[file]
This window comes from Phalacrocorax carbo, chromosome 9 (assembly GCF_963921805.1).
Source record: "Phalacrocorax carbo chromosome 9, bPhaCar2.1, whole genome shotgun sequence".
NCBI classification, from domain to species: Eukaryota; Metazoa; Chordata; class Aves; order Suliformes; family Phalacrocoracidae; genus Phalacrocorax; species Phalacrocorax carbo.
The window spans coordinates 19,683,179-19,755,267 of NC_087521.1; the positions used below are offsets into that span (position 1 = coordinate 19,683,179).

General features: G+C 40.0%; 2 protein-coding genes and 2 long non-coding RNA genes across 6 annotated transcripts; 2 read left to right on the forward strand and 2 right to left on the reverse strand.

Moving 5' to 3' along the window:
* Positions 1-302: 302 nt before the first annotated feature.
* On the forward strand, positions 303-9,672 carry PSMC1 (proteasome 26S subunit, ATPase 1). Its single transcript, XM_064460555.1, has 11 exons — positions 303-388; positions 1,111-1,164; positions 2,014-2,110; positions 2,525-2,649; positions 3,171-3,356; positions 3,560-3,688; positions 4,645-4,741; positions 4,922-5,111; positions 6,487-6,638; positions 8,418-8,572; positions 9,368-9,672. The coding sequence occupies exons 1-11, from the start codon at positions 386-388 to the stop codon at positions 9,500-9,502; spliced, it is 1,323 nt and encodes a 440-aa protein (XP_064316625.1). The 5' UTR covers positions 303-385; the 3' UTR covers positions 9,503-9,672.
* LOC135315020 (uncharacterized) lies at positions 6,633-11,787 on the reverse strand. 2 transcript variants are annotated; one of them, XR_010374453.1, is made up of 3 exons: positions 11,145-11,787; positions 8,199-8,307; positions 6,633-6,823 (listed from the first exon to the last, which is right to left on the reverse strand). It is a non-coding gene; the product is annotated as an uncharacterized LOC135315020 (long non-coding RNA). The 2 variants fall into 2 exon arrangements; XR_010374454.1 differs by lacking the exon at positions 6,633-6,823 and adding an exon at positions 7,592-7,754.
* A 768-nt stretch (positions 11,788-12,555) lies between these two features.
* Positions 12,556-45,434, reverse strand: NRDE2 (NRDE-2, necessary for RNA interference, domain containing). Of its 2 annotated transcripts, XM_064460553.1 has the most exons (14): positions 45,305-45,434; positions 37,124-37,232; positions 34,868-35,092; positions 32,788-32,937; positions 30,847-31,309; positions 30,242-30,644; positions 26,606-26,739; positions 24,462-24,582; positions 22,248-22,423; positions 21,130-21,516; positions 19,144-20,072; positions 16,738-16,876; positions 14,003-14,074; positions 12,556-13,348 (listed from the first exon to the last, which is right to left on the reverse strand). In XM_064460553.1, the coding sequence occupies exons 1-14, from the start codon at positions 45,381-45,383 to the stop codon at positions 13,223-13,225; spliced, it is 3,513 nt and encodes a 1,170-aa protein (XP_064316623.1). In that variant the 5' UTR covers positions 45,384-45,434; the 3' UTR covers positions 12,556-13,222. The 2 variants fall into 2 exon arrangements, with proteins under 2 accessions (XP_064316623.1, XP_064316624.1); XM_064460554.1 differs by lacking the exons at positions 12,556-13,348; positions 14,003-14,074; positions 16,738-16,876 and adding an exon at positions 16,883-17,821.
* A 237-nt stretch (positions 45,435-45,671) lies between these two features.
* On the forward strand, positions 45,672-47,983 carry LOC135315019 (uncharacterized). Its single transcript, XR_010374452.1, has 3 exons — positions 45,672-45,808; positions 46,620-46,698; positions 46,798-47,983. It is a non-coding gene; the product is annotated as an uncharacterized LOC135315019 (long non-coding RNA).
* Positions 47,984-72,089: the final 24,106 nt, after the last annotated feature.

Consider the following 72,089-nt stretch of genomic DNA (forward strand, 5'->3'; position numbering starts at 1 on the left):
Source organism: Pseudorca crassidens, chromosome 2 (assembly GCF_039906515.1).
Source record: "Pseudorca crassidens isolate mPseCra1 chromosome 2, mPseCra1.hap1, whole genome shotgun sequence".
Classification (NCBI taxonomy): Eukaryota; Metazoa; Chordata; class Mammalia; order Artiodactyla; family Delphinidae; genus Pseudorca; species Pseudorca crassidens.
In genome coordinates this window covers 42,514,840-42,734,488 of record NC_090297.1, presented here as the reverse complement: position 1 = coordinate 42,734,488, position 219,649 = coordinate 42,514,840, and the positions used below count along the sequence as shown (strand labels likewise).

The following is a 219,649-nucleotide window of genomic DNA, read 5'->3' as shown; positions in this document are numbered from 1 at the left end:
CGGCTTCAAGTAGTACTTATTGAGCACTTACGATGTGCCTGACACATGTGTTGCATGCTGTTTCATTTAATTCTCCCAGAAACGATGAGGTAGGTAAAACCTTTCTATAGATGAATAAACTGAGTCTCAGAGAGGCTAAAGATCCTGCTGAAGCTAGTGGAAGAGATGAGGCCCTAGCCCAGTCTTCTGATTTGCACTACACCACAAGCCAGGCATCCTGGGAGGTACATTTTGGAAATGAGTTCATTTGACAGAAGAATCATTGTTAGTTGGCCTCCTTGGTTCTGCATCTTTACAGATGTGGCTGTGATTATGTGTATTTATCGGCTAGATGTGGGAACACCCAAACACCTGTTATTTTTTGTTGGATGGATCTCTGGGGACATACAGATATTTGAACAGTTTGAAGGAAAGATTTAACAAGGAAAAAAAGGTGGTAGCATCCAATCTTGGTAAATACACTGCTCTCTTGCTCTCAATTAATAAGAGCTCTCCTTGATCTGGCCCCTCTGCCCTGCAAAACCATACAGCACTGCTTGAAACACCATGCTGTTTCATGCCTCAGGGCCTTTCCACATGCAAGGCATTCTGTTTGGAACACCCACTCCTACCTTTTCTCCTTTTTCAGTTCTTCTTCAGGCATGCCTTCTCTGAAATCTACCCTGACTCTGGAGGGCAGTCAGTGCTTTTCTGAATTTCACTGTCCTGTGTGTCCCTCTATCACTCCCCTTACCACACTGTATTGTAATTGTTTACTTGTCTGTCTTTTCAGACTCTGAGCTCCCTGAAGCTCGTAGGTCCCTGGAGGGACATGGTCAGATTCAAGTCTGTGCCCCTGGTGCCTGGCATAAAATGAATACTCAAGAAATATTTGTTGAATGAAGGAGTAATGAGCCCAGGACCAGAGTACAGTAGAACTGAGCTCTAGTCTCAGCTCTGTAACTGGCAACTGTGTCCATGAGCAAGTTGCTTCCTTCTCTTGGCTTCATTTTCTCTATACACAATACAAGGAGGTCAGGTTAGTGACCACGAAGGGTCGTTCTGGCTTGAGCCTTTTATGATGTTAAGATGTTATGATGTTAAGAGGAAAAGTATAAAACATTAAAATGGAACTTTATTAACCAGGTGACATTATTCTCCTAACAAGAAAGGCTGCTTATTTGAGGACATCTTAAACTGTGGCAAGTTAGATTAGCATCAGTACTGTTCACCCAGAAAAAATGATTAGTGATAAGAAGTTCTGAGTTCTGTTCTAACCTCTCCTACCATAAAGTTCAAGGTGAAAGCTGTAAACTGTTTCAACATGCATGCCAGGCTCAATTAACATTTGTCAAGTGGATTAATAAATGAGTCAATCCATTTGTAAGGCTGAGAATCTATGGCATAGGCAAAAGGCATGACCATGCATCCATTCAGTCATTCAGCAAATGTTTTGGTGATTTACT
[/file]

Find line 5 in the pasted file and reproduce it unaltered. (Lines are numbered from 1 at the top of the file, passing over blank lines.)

General features: G+C 40.0%; 2 protein-coding genes and 2 long non-coding RNA genes across 6 annotated transcripts; 2 read left to right on the forward strand and 2 right to left on the reverse strand.